First, to correct a misunderstanding: I did not claim that people should act according to their own interests/values only. Rather, the claim is that we ought to take into account the interests of all affected by our actions. (So no, murderers cannot get off the hook that easily!)

    On the broader point: it is not fair play to ask for reasons, and then whenever an answer is given, demand further reasons for that. That way lies infinite regress. If I can show an option to be irrational, then that is all that one could possibly ask for, to establish that one shouldn’t choose it. (As Raz says, “What is amiss with failing to conform to reason is just that.”) If you are unsatisfied with my answers, perhaps it would help if you offered some indication of what it would take for an answer to satisfy you. Otherwise, further conversation seems pointless.

    (And again, I must emphasize that merely asking ‘WHY?’ at every turn does nothing to show that one’s interlocutor has made any rational mistake. So I’m losing track of what you are trying to establish here.)

  21. Hey Richard,

    It wouldn’t be fair for me to keep asking for further reasons, if you gave the reasons which *I asked* for :). It isn’t infinite regress, if you keep answering questions which I haven’t asked, while the original question stays unanswered, so I need to keep rephrasing it in different ways to get the point through.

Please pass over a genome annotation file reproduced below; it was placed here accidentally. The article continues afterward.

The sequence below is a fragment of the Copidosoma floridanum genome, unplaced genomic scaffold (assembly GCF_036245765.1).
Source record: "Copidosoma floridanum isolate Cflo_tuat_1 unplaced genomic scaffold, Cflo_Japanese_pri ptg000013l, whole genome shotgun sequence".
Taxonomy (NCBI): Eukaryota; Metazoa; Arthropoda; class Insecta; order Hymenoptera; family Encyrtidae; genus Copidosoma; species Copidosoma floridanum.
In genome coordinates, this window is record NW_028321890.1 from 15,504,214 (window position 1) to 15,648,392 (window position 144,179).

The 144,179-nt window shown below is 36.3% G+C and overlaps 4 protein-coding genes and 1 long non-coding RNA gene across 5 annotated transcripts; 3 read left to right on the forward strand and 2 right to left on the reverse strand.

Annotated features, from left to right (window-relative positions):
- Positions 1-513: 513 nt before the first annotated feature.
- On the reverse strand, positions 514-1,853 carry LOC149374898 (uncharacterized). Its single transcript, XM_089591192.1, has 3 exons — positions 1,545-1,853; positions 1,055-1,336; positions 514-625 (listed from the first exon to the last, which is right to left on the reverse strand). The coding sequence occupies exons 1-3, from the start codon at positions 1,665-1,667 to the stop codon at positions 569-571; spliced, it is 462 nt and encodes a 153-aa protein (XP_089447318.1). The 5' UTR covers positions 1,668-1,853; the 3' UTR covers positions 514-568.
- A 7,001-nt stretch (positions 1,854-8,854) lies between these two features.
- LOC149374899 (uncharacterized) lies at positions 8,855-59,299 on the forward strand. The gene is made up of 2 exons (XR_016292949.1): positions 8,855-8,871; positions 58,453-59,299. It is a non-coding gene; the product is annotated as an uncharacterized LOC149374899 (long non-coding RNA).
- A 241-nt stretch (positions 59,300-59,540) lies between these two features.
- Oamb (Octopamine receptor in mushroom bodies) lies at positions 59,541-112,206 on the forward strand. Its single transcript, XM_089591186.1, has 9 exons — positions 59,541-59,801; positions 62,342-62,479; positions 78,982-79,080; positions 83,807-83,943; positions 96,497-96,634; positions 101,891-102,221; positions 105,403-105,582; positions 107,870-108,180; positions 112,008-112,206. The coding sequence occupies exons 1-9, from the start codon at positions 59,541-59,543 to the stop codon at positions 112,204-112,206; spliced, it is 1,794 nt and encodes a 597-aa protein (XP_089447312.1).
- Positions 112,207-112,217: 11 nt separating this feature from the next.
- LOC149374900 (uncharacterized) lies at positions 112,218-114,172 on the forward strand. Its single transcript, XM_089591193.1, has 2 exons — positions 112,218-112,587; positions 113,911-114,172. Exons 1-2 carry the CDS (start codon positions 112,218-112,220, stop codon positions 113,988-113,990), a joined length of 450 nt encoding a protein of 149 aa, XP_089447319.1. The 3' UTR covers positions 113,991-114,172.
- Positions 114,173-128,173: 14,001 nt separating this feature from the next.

And the point is simply that me as an atheist/naturalist don’t have any reason why I should value pleasure over pain, value rational agency, or value my or others’ life goals.

    update:
    Let’s check the facts: First, there was a Big Bang, and then the first particles started to form. Much later, due to evolution on one of the planets, very specific configurations of molecules formed, which live aprox. 80 years and die. Their civilization will eventually perish. I’m one of those.

    Why should I value pleasure over pain? Why should I value truth over falsity?

  22. Matt M said

    Why should I value pleasure over pain? Why should I value truth over falsity?

    It seems like you see this as a problem for naturalistic accounts of the universe. But any system of explanation you come up with is suffers the same fate – if we were created by the Flying Spaghetti Monster for the specific purpose of building shiny yellow houses, we’d still be able to ask exactly the same questions you’ve posed here.

    There doesn’t seem to be any ultimate answer.

  23. Matt M said

    Merry Christmas, by the way. :-)

  24. Merry Christmas Matt :)

    I tried to summarize the discussion so far in new post. It contains the response to your latest comment too.